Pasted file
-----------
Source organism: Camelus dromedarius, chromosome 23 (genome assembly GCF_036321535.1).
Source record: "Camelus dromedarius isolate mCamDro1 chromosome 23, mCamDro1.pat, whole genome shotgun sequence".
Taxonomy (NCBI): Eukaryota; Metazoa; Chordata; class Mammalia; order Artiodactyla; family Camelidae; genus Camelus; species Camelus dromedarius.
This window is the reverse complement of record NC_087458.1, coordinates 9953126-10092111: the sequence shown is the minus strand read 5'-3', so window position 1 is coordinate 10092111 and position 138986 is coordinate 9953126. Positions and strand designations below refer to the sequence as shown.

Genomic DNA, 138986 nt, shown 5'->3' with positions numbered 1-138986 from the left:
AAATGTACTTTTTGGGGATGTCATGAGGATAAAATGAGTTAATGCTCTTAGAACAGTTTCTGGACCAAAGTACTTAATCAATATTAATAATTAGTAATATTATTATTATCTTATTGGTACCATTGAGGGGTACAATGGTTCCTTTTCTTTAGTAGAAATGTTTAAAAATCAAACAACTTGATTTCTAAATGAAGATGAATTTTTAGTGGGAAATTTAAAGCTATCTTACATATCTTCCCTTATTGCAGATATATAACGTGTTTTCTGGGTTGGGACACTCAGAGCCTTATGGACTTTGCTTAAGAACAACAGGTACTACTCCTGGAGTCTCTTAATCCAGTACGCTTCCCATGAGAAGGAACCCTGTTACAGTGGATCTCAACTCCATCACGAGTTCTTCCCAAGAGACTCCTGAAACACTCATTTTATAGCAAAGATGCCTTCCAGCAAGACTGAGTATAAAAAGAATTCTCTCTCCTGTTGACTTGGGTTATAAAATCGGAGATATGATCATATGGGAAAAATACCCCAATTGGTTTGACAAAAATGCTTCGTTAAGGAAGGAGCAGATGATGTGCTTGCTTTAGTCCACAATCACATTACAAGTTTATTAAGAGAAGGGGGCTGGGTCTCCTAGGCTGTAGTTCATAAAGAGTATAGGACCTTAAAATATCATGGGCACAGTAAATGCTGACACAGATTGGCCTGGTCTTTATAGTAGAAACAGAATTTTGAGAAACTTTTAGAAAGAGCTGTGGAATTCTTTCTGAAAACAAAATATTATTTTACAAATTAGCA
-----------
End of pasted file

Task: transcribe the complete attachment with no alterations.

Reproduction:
Source organism: Camelus dromedarius, chromosome 23 (genome assembly GCF_036321535.1).
Source record: "Camelus dromedarius isolate mCamDro1 chromosome 23, mCamDro1.pat, whole genome shotgun sequence".
Taxonomy (NCBI): Eukaryota; Metazoa; Chordata; class Mammalia; order Artiodactyla; family Camelidae; genus Camelus; species Camelus dromedarius.
This window is the reverse complement of record NC_087458.1, coordinates 9953126-10092111: the sequence shown is the minus strand read 5'-3', so window position 1 is coordinate 10092111 and position 138986 is coordinate 9953126. Positions and strand designations below refer to the sequence as shown.

Genomic DNA, 138986 nt, shown 5'->3' with positions numbered 1-138986 from the left:
AAATGTACTTTTTGGGGATGTCATGAGGATAAAATGAGTTAATGCTCTTAGAACAGTTTCTGGACCAAAGTACTTAATCAATATTAATAATTAGTAATATTATTATTATCTTATTGGTACCATTGAGGGGTACAATGGTTCCTTTTCTTTAGTAGAAATGTTTAAAAATCAAACAACTTGATTTCTAAATGAAGATGAATTTTTAGTGGGAAATTTAAAGCTATCTTACATATCTTCCCTTATTGCAGATATATAACGTGTTTTCTGGGTTGGGACACTCAGAGCCTTATGGACTTTGCTTAAGAACAACAGGTACTACTCCTGGAGTCTCTTAATCCAGTACGCTTCCCATGAGAAGGAACCCTGTTACAGTGGATCTCAACTCCATCACGAGTTCTTCCCAAGAGACTCCTGAAACACTCATTTTATAGCAAAGATGCCTTCCAGCAAGACTGAGTATAAAAAGAATTCTCTCTCCTGTTGACTTGGGTTATAAAATCGGAGATATGATCATATGGGAAAAATACCCCAATTGGTTTGACAAAAATGCTTCGTTAAGGAAGGAGCAGATGATGTGCTTGCTTTAGTCCACAATCACATTACAAGTTTATTAAGAGAAGGGGGCTGGGTCTCCTAGGCTGTAGTTCATAAAGAGTATAGGACCTTAAAATATCATGGGCACAGTAAATGCTGACACAGATTGGCCTGGTCTTTATAGTAGAAACAGAATTTTGAGAAACTTTTAGAAAGAGCTGTGGAATTCTTTCTGAAAACAAAATATTATTTTACAAATTAGCA